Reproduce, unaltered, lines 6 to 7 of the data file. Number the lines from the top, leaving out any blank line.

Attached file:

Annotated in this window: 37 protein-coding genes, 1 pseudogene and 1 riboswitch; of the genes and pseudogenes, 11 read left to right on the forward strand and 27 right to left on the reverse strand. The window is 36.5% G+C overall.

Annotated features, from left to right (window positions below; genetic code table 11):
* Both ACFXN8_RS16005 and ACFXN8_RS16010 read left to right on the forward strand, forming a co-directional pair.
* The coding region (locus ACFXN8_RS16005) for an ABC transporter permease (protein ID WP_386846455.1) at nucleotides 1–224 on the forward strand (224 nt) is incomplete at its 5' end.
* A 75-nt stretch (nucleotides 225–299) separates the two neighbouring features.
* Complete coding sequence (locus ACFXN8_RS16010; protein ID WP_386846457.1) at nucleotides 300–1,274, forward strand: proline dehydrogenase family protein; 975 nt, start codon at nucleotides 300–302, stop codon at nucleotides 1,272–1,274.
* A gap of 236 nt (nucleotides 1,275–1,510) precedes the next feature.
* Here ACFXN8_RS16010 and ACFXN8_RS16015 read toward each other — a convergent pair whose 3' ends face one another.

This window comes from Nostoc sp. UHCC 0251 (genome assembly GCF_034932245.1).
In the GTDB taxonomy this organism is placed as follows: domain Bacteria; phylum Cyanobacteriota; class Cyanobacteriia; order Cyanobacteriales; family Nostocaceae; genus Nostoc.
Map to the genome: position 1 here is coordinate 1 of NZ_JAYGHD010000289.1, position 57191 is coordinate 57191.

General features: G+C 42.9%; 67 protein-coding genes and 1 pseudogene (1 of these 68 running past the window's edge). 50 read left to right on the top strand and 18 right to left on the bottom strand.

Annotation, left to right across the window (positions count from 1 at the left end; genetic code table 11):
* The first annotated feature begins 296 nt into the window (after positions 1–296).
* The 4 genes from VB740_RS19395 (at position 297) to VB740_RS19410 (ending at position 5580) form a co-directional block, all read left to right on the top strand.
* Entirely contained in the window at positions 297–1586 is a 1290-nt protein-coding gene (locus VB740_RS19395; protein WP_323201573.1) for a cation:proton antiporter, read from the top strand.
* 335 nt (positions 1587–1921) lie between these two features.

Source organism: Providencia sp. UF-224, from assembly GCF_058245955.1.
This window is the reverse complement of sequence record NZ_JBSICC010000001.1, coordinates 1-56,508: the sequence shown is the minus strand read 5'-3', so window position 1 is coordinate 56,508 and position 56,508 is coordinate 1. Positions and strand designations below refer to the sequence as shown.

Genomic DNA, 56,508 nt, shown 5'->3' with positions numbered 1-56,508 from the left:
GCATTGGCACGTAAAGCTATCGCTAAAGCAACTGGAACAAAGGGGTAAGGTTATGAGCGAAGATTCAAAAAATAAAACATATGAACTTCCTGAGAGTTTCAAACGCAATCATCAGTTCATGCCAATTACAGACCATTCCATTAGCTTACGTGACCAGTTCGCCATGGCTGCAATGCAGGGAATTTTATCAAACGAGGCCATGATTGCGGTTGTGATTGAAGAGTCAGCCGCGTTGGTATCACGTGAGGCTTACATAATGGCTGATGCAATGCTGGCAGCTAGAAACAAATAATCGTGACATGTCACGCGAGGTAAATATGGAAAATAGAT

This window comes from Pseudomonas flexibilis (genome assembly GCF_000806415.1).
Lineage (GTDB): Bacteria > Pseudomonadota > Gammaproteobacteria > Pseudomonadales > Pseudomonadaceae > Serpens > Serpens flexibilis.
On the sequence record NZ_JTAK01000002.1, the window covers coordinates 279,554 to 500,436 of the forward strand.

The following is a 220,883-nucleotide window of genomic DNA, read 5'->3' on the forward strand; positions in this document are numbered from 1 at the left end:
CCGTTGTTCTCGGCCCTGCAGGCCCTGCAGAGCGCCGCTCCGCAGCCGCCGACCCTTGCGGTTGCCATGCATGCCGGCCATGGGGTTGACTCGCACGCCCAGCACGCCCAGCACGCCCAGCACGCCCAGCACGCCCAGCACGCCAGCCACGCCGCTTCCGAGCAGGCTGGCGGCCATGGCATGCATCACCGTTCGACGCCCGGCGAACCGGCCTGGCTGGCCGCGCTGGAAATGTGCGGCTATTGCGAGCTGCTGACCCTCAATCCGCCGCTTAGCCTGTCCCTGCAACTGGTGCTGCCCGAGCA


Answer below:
* Complete coding sequence (locus ACFXN8_RS16010; protein ID WP_386846457.1) at nucleotides 300–1,274, forward strand: proline dehydrogenase family protein; 975 nt, start codon at nucleotides 300–302, stop codon at nucleotides 1,272–1,274.
* A gap of 236 nt (nucleotides 1,275–1,510) precedes the next feature.